And that’s what I want to elaborate on today: a potential new structure of tax administration … a structure of opportunity …and a fundamentally different way to run our tax system.
In essence, I believe taxpayers, third parties in the tax system, and the government would be better served if we moved our processes forward and reduced the need for after-the-fact look-backs as a mode of operation.
The vision is relatively straightforward. The IRS would get all information returns from third parties (W2s, 1099s, etc) before individual taxpayers filed their returns. Taxpayers or their professional return preparers could then access that information, via the Web, and download it into their returns, using commercial tax software. Taxpayers would then add any self-reported and supplemental information to their returns, and file the returns with us. We would embed this core third-party information into our pre-screening filters, and would immediately reject any return that did not match up with our records. That’s right; we reject the return and ask you to fix it before we process it. We would then have more accurate returns and deal with many more problems up-front. We could shift resources to spend more money getting it right in the first place, and do less back-end auditing.
That vision is easier articulated than executed and could not be pulled off overnight. And in order to execute it, there would need to be some fundamental changes in both our operation and private sector processes. Let me talk for a minute about what would have to change as a prerequisite to moving in this kind of a direction.
First, it would take a major reworking of some of our fundamental technology systems. I will tell you that we could not have even thought about this a few years back, before we were on a solid path to complete our core customer account database, which we call CADE 2. Over the past few years, we have been working to get all of our individual taxpayer accounts in a database that processes on a daily basis, rather than weekly or bi-weekly. This new database will allow all taxpayers to receive faster refunds and will eliminate structural technology problems that could lead to timing problems with notices sent to taxpayers.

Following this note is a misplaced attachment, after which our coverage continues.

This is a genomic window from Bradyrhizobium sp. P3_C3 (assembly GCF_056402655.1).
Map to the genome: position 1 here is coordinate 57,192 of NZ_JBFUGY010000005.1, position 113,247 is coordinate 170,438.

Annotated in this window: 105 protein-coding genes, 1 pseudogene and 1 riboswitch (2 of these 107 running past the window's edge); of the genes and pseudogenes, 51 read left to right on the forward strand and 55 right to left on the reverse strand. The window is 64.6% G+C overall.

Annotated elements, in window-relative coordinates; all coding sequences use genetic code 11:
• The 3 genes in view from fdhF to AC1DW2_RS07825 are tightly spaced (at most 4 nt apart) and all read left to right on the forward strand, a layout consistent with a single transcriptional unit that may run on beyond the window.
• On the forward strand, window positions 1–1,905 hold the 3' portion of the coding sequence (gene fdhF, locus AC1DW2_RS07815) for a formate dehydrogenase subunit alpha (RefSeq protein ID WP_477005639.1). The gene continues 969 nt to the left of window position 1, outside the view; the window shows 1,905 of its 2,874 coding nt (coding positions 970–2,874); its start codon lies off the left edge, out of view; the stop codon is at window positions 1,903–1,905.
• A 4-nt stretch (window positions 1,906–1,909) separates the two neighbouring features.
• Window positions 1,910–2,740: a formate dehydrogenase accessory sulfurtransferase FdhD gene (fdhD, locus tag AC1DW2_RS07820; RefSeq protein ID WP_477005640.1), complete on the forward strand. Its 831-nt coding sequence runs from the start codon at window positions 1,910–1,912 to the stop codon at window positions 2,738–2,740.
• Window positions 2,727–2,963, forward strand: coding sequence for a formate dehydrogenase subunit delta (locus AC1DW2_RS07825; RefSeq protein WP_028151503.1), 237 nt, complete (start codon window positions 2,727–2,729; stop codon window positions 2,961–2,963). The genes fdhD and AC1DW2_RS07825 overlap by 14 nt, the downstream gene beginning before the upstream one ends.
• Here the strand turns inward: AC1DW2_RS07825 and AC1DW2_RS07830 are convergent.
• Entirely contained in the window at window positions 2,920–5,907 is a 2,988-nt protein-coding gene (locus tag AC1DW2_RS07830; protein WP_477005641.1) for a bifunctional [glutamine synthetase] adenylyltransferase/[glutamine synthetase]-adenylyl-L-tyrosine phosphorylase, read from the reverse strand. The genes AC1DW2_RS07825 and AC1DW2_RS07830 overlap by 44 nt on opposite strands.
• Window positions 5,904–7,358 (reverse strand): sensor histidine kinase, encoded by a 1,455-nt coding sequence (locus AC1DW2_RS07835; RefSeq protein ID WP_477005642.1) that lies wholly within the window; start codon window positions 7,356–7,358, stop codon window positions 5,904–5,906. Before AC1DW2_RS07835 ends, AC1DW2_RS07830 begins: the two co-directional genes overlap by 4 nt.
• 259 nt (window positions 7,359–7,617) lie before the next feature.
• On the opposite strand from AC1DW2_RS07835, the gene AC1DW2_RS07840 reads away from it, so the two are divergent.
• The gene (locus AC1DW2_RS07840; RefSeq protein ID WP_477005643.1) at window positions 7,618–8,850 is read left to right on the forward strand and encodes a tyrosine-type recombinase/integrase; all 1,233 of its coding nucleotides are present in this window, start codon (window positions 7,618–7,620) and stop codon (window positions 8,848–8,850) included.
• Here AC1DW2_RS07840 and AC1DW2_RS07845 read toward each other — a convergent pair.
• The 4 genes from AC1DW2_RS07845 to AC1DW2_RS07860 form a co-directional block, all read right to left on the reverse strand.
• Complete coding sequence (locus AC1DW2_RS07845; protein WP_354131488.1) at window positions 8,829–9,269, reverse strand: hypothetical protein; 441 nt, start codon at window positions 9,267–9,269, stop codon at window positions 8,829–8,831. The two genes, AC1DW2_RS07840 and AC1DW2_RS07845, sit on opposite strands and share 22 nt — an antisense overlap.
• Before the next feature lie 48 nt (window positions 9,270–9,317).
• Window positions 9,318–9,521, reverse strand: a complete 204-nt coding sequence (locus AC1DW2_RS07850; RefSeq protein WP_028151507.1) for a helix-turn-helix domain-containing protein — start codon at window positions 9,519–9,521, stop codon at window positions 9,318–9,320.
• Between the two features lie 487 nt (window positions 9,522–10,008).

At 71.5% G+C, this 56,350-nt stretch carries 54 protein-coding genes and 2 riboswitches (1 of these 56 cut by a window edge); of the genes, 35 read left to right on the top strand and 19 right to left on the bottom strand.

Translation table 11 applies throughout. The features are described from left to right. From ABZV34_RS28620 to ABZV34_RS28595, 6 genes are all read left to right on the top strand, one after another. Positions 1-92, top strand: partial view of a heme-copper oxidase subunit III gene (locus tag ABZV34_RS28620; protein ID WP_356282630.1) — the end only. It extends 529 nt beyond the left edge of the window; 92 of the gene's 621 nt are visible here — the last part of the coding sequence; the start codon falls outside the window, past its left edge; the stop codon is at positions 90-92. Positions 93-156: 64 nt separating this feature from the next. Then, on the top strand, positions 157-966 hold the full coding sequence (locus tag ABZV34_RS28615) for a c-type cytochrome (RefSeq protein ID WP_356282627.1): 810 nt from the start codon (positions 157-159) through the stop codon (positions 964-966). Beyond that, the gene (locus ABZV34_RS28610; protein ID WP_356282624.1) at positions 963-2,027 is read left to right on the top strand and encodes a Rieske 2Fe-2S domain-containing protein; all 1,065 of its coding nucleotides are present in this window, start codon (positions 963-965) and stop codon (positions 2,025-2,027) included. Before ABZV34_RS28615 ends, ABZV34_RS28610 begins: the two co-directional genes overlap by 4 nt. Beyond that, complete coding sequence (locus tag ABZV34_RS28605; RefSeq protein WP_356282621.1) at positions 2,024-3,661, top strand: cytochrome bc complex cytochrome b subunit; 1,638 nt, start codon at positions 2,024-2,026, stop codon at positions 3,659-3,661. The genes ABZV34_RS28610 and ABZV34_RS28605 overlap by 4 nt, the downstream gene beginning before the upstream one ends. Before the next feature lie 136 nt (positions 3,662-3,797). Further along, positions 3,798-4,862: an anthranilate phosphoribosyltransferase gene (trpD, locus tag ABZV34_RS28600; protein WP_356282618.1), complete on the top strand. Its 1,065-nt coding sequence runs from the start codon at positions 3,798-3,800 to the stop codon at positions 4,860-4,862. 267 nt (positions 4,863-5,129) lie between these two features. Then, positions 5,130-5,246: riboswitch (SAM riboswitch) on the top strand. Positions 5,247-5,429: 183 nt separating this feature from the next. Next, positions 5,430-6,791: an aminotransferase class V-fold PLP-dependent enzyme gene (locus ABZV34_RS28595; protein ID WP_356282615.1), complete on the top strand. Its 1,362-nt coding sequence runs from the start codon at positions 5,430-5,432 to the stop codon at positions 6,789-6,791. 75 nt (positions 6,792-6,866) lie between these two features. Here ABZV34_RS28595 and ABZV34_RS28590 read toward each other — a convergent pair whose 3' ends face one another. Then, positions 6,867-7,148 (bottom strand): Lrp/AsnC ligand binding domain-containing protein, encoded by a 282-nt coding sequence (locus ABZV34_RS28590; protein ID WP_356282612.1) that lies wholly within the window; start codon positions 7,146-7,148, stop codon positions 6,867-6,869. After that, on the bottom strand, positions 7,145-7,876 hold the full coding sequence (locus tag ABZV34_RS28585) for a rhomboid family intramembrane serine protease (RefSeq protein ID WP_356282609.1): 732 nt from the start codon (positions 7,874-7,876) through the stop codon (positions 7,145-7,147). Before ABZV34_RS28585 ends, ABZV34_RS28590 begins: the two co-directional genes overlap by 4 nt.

But, even once this is done, we would have a lot of work to do in the technology area. We would need to load and be ready to run matches with all of the W-2 data we receive from the Social Security Administration months sooner than we do so now. We would also have to load all 1099 data in our systems before returns are filed. And, we would need to be able to match in real-time these 1099 and other documents with returns being filed. Again, this is much easier said than done given budget constraints and real production issues we face during our peak filing season between January and April.
Performing a major technology enhancement to the systems that process approximately $2.5 trillion in annual revenues is a highly complex endeavor, and to be blunt, is not cheap. But we are making an investment in our technology infrastructure – like CADE 2 – to set the stage for the future.
In all honesty, there was an under-investment in IRS technology over the past 20 years which left us in a very deep hole. Starting with the President’s 2011 budget proposals the trend has been reversed. But, given the current budget debates in Congress, we will have to see if we get the resources we need to build the basic technology infrastructure needed for the future.
In order to execute a more real-time tax system, we would also need to push to get information returns, like 1099s, into the system earlier. This would require some change of behavior on the private sector’s part. Our partners, whether they are payroll processors or practitioners, would need to work with us to make the dates work in a way that works for the American people. Dates like February 28, the due date for 1099 returns, are built into the core operations of both the IRS and the tax community. If we wanted to move to an up-front, more real-time tax system, traditional timelines would need to be on the table for discussion.
The vision I’m articulating is a potential win-win for honest taxpayers and our government. It streamlines the tax return process for the vast majority of people who play by the rules and want to get it right.